• Is there a strong knowledge and understanding of the cultural profile of your school community?
  • Are approaches to teaching children and working with families flexible and sensitive to cultural differences?
  • Is cultural competence discussed openly and promoted?
  • In delivering information about the school, are there adequate translating and interpreting policies?
  • Are there incentives for initiatives in cultural competence?

Modified from Ethnic Communities’ Council of Victoria, 2006.

Tips for your school community

Some schools staff have found the following strategies useful when getting to know the families of students attending their schools:

  • Speaking with the local council regarding the cultural diversity of the community.
  • Creating links with community services and organisations who provide support to the community.
  • Having discussions with school staff regarding their knowledge of the local community, their awareness of their own culture, and their skills in working with families with diverse cultural backgrounds.
  • Offering enrolment forms that contain details of country of origin, language or languages spoken at home.
  • Having school staff attend community events.
  • Using multicultural aides to communicate with newly-arrived families and other families that do not have English as their first language, and help establish links across the school and broader community.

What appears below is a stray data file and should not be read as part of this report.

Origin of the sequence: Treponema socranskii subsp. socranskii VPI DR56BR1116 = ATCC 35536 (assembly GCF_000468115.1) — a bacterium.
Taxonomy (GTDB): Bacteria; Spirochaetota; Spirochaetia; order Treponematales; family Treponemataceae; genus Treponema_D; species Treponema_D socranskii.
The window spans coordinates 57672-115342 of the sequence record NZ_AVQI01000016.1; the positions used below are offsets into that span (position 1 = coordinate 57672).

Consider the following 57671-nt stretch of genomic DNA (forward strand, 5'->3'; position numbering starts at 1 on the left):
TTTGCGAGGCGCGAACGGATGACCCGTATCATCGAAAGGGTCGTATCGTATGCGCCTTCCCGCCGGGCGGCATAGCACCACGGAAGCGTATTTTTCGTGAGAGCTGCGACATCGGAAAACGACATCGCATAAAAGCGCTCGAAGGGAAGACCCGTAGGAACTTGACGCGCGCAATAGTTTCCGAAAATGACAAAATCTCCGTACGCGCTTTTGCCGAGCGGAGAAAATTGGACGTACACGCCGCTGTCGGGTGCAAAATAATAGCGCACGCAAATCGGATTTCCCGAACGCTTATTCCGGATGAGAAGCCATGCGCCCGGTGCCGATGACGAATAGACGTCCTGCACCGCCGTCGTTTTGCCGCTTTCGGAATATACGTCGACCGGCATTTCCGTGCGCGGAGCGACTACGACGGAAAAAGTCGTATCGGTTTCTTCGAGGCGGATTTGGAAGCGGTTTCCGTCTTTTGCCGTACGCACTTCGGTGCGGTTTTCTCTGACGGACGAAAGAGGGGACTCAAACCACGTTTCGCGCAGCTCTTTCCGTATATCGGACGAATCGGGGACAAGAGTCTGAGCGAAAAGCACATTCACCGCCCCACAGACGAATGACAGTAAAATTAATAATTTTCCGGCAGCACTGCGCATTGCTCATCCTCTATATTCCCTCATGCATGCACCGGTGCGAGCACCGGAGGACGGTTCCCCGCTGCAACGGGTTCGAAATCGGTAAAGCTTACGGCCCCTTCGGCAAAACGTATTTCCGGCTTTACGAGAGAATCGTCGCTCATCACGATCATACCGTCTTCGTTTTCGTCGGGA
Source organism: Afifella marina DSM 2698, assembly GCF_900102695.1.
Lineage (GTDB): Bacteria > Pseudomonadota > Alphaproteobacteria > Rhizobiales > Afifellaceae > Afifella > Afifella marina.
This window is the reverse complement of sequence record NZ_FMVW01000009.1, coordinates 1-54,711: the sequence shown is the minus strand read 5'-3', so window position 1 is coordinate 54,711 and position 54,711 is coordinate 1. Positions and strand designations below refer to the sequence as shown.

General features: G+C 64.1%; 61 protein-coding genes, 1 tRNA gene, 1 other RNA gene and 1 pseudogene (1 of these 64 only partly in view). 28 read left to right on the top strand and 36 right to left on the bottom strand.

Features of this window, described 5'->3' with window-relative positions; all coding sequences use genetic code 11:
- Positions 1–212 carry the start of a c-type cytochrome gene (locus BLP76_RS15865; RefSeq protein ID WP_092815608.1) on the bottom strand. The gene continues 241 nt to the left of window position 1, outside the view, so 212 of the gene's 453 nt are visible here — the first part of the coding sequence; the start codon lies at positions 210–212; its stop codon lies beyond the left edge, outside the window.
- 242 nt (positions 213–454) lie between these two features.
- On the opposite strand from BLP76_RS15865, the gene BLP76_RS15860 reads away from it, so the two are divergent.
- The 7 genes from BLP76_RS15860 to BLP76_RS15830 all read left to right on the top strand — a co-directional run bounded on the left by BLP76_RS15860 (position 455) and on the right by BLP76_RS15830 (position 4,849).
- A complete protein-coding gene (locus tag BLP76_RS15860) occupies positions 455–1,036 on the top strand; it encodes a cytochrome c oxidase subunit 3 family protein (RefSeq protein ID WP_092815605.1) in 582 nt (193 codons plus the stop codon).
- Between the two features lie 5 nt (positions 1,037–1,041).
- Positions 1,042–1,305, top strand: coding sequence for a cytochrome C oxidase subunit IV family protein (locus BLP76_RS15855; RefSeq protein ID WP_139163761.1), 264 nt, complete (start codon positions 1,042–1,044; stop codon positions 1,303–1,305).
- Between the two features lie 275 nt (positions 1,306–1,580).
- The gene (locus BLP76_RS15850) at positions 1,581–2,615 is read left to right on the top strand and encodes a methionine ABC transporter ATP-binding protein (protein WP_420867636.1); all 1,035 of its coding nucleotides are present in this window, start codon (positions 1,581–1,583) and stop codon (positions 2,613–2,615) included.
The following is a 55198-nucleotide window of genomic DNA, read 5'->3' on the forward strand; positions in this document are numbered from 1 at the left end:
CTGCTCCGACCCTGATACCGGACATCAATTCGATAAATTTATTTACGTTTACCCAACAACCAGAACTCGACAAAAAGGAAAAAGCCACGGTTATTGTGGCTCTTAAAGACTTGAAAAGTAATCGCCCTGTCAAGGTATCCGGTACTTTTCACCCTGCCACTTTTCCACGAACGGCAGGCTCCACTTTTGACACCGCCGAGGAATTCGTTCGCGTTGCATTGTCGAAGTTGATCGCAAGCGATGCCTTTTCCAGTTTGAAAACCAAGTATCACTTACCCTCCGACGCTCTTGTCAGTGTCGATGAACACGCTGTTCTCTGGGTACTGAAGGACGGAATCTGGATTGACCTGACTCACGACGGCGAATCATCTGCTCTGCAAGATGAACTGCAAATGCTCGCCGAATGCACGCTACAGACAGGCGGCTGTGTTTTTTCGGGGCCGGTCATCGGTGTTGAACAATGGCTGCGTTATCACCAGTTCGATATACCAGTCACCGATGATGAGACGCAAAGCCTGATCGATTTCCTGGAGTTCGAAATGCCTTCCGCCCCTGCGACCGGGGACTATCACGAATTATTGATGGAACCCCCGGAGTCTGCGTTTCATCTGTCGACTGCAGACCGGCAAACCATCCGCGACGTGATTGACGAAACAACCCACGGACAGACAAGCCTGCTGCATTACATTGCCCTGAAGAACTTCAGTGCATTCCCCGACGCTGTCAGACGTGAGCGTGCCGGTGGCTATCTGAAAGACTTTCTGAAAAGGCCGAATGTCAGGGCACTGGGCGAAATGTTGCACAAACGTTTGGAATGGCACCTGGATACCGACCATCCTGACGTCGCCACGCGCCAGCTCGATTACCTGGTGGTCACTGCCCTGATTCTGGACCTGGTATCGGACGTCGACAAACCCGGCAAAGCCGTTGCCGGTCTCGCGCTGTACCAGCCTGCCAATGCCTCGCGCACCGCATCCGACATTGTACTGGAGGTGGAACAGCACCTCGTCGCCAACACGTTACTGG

• Australian Bureau of Statistics (2013). 4102.0- Australian social trends, April 2013
  • Dobia, B., O’Rourke, V.G. (2011). Promoting the mental health and wellbeing of Indigenous children in Australian primary schools.
  • Ethnic Communities Council of Victoria (2006). Cultural competence guidelines and protocols.
  • Perso, T. (2012). Cultural responsiveness and school education with a particular focus on Australia’s first peoples.
  • Rasmussen, M., Guo, X., Wang, Y. et al. (2011). An aboriginal Australian genome reveals separate human dispersals into Asia. Science, 334(6052) 94-98.
  • Victorian Government Department of Health (2009). Review of the current cultural and linguistic diversity and cultural competence reporting requirements, minimum standards and benchmarks for Victoria health services project.

See also:

Intercultural responsiveness

Building relationships with families

Building community connections